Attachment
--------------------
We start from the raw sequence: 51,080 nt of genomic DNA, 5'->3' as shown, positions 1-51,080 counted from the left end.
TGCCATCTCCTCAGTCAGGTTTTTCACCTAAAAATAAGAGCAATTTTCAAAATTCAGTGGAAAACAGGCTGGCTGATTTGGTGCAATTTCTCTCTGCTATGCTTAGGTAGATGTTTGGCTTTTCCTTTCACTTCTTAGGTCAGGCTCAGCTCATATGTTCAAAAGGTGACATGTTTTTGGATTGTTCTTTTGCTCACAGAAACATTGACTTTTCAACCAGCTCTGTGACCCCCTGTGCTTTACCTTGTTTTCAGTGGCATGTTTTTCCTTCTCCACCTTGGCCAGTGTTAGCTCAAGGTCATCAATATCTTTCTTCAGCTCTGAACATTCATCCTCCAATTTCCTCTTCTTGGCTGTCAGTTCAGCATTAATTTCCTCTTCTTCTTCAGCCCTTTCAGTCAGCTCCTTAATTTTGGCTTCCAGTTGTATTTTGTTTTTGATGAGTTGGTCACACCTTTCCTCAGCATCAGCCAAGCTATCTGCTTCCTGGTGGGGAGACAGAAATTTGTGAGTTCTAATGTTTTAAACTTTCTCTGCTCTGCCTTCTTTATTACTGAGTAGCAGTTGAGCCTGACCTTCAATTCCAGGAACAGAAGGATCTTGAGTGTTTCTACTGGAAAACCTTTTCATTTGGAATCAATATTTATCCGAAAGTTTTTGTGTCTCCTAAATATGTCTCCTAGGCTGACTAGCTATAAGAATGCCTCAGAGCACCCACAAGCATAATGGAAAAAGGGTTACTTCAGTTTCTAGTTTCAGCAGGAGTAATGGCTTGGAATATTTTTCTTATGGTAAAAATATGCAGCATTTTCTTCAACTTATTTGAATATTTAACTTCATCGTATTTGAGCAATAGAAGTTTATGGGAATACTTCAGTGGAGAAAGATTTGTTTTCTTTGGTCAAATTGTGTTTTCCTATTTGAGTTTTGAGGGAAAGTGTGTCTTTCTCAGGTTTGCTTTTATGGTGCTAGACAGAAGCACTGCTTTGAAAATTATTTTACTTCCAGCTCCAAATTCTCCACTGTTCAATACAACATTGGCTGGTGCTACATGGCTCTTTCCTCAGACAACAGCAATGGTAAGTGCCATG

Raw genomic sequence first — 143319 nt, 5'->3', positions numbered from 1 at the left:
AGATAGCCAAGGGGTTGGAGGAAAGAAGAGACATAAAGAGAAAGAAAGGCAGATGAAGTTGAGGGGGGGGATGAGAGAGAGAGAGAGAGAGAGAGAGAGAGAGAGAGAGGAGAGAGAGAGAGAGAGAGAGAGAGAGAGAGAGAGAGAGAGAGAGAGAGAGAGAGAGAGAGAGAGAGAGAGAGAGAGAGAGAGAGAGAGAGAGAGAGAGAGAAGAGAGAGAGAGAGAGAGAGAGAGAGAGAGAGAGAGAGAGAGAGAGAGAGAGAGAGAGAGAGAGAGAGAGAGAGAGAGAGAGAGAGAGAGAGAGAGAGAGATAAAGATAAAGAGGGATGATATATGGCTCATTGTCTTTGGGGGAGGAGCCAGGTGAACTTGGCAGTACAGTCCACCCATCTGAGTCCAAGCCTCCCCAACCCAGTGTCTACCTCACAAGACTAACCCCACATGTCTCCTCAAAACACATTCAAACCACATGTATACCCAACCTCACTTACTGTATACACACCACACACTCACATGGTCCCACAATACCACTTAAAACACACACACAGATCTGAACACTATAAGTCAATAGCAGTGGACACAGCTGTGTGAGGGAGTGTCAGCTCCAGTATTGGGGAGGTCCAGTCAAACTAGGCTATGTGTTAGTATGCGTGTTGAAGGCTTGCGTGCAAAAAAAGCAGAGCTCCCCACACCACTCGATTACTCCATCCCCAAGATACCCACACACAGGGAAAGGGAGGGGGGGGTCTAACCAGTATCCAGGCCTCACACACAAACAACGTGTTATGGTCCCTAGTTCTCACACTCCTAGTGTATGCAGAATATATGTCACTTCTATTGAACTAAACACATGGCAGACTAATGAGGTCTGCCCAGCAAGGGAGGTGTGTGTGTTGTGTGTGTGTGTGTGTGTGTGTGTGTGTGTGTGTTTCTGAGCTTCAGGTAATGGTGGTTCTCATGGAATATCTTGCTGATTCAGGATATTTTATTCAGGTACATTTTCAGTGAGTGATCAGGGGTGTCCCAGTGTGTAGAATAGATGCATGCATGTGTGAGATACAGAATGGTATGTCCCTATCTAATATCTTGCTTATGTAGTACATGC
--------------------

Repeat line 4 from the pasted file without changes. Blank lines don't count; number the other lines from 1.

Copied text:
AGATAGCCAAGGGGTTGGAGGAAAGAAGAGACATAAAGAGAAAGAAAGGCAGATGAAGTTGAGGGGGGGGATGAGAGAGAGAGAGAGAGAGAGAGAGAGAGAGAGAGAGGAGAGAGAGAGAGAGAGAGAGAGAGAGAGAGAGAGAGAGAGAGAGAGAGAGAGAGAGAGAGAGAGAGAGAGAGAGAGAGAGAGAGAGAGAGAGAGAGAGAGAAGAGAGAGAGAGAGAGAGAGAGAGAGAGAGAGAGAGAGAGAGAGAGAGAGAGAGAGAGAGAGAGAGAGAGAGAGAGAGAGAGAGAGAGAGAGAGAGAGAGATAAAGATAAAGAGGGATGATATATGGCTCATTGTCTTTGGGGGAGGAGCCAGGTGAACTTGGCAGTACAGTCCACCCATCTGAGTCCAAGCCTCCCCAACCCAGTGTCTACCTCACAAGACTAACCCCACATGTCTCCTCAAAACACATTCAAACCACATGTATACCCAACCTCACTTACTGTATACACACCACACACTCACATGGTCCCACAATACCACTTAAAACACACACACAGATCTGAACACTATAAGTCAATAGCAGTGGACACAGCTGTGTGAGGGAGTGTCAGCTCCAGTATTGGGGAGGTCCAGTCAAACTAGGCTATGTGTTAGTATGCGTGTTGAAGGCTTGCGTGCAAAAAAAGCAGAGCTCCCCACACCACTCGATTACTCCATCCCCAAGATACCCACACACAGGGAAAGGGAGGGGGGGGTCTAACCAGTATCCAGGCCTCACACACAAACAACGTGTTATGGTCCCTAGTTCTCACACTCCTAGTGTATGCAGAATATATGTCACTTCTATTGAACTAAACACATGGCAGACTAATGAGGTCTGCCCAGCAAGGGAGGTGTGTGTGTTGTGTGTGTGTGTGTGTGTGTGTGTGTGTGTGTGTTTCTGAGCTTCAGGTAATGGTGGTTCTCATGGAATATCTTGCTGATTCAGGATATTTTATTCAGGTACATTTTCAGTGAGTGATCAGGGGTGTCCCAGTGTGTAGAATAGATGCATGCATGTGTGAGATACAGAATGGTATGTCCCTATCTAATATCTTGCTTATGTAGTACATGC